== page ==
Lauren Freedman started selling real estate during one of the worst markets in memory.
When West Hartford attorney Scott Franklin represents clients in real estate matters, he brings added perspectives to the negotiating table beyond his legal background: that of an office building owner familiar with a landlord’s role; the son of a record store chain founder who operated stores from Philadelphia to western Massachusetts; and that of a former town official who’s reviewed development proposals. Outside the office, he’s active as chairman of the town’s bicycle advisory committee, which is working to improve accessibility for pedestrians and cyclists.
Bryan Garcia first developed a passion for protecting the environment during his childhood in Southern California, on family summer vacations spent fishing and hiking in the Sierra Nevada Mountains.
Kim Gifford already had sales experience when she began her real estate career, but in the early 2000s, she knew she had to learn how to market herself online. These days she could hardly be any busier. When she’s not selling houses, she enjoys spending time with her sons, Michael and Peter, and her 8-year-old border collie/golden retriever mix, Oreo. She’s an avid flower gardener and enjoys tennis and long walks – when time allows.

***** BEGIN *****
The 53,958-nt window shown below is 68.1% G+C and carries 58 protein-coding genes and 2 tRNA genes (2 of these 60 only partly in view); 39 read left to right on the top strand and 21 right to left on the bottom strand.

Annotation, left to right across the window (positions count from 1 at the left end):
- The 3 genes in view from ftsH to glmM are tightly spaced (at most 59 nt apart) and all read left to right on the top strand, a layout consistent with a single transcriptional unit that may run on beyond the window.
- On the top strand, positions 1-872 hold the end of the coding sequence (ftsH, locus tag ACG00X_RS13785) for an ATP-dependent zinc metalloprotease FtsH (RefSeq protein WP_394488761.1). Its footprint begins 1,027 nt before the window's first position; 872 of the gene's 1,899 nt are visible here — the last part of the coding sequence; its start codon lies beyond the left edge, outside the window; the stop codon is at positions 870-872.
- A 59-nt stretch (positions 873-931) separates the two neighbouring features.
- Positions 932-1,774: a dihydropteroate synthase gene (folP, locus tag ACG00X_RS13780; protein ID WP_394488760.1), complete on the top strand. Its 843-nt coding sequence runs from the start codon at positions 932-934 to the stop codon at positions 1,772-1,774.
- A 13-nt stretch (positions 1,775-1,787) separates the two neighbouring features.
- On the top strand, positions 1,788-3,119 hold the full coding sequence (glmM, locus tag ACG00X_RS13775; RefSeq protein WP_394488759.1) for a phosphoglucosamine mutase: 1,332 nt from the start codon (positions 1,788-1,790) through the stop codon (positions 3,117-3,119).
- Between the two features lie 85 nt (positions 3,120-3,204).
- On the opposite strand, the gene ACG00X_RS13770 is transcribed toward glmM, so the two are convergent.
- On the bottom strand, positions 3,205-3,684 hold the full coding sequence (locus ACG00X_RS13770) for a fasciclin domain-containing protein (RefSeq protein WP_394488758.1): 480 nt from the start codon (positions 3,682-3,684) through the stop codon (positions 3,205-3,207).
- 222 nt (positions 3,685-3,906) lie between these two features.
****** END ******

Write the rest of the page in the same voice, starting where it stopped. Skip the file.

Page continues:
Commercial real estate runs in the Hutensky family.
Alexander Masse is one of those increasingly rare bankers who has spent his entire career at the same institution.
Crosskey Architects is an active participant in Greater Hartford’s multifamily development scene. The firm designed the conversion of the Welton Becket & Assoc.-designed former Hartford National Bank tower at 777 Main St. into a 285-unit luxury apartment building that opened in 2015. It’s working with developer Kent Schwendy’s Corporation for Independent Living on the renovation of the former Capewell Horse Nail factory in Hartford into 72 loft-style apartments.
Rebecca Zandvliet likes to keep busy. In addition to managing the Coldwell Banker franchise she owns, she sells real estate, flips houses, does a lot of volunteer work, and owns an eight-parcel residential development she’s also selling. She’s got four sons and five grandchildren and spends what little free time she has with them. Her husband is from the Netherlands, so they love traveling in Europe as well.
You may recognize David Rosen’s name from the recent class action lawsuit filed against the developer charged with letting a New Haven housing development fall to ruin to force out tenants.
As vice president of lending at Hamden-based Community Investment Corp., David Raccio helps connect entrepreneurs with Small Business Administration financing. Before joining CIC, Raccio was a commercial lending officer at the state Department of Economic and Community Development, where his duties included work on the governor’s First Five program recruiting companies like Sustainable Building Systems to Connecticut in 2012.